So, plant your seeds at the right time.
How to plant grass seed on existing lawn
To plant grass seed on an existing lawn, you need a lot of investment and time. To maintain a good-looking lawn, you need to do a lot of activities. Plus, summer and scorching days come with numerous tasks.
Maintaining a lush green lawn, fertilizing, and mowing can be difficult in such a schedule.
While growing grass in the late summer and early fall can be more suitable for a healthy lawn. Also, it can be the right time to over-seed the existing lawn. In this article, we will be talking about the tips for growing grass from seed.
Step 1: Know the grass seed
It is crucial to know the type of grass seed you are using. If you choose a type of grass that does not match the nature of your lawn will only leave in disappointment. Therefore, before starting to plant the lawn, know the native grass seeds or the seeds that have successfully grown grasses in your area.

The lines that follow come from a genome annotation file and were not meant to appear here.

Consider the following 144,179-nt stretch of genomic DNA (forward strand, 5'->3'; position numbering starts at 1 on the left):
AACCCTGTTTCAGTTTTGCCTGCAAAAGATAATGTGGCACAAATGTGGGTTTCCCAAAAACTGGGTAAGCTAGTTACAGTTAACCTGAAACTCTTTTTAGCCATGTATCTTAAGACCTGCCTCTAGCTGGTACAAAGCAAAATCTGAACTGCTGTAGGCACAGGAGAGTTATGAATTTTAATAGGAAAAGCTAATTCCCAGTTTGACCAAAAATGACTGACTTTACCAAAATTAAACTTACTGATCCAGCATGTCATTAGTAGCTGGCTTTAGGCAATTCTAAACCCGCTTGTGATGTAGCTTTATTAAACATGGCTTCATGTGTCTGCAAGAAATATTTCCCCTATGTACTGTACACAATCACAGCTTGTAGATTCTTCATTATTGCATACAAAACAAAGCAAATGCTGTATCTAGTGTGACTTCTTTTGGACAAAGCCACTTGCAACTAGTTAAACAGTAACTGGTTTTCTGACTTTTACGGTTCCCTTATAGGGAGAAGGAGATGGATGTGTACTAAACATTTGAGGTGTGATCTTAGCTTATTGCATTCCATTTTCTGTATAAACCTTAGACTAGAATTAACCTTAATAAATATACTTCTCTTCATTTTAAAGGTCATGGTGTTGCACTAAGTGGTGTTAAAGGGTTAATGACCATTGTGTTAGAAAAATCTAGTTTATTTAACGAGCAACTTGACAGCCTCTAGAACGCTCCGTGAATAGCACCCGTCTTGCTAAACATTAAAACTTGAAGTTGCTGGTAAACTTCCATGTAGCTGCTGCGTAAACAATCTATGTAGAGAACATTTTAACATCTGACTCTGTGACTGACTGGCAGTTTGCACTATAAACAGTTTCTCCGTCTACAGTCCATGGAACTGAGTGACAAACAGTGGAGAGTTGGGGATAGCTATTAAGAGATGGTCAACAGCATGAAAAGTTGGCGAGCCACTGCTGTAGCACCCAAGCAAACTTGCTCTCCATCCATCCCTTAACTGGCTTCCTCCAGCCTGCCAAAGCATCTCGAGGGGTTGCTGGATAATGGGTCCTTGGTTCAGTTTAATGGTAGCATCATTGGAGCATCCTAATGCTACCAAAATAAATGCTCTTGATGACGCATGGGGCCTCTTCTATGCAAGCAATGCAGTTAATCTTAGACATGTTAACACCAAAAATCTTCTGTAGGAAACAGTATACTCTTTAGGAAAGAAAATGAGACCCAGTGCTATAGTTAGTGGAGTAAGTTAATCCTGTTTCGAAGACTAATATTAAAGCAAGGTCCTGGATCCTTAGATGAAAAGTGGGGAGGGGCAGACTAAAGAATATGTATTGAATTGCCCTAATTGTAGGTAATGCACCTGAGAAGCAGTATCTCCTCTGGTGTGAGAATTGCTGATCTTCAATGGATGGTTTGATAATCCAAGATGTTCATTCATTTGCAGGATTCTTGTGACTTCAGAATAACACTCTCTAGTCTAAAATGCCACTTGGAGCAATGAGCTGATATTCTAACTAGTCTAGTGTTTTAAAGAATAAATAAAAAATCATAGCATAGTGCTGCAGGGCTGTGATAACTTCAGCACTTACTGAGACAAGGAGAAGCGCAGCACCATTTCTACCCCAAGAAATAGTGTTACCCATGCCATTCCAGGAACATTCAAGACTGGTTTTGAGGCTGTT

Know that Detroit-metro areas and Denver-metro are suitable for cool-season grasses. You can consider tall fescue grasses or Kentucky bluegrass for these areas.
However, every area has its own challenges like soil types, altitude, climate, and more. Researching a bit before you start planting will drastically reduce the disappointment of choosing the wrong type of grass.
Step 2: Prepare the area
You need to prepare the area before over-seeding the lawn. Preparing the lawn includes watering it deeply, clipping, bagging, and then raking. Make sure that your mower is set at the lowest setting while mowing the lawn. Preparation is important if you want to be an expert at how to seed a lawn.
It is because the grass seed should be totally in contact with the soil for improved growth. However, you would not be able to do so if your grass is too long. In this case, you can remove the clippings and use a rake to loosen the soil.
Remember, it is also important to ensure the oxygen flow to the soil. Use tools like plug or spike aerator to do so. In addition, use a fertilizer rich in phosphorous.
Step 3: Plant the seed
Then, distribute the grass seed you have chosen. Then rake the freshly sown grass into the prepared soil using a leaf rake.
Step 4: Water the seeds
Finally, water the lawn thoroughly twice per day. After germination, you can water once a day. That is how to plant grass seed.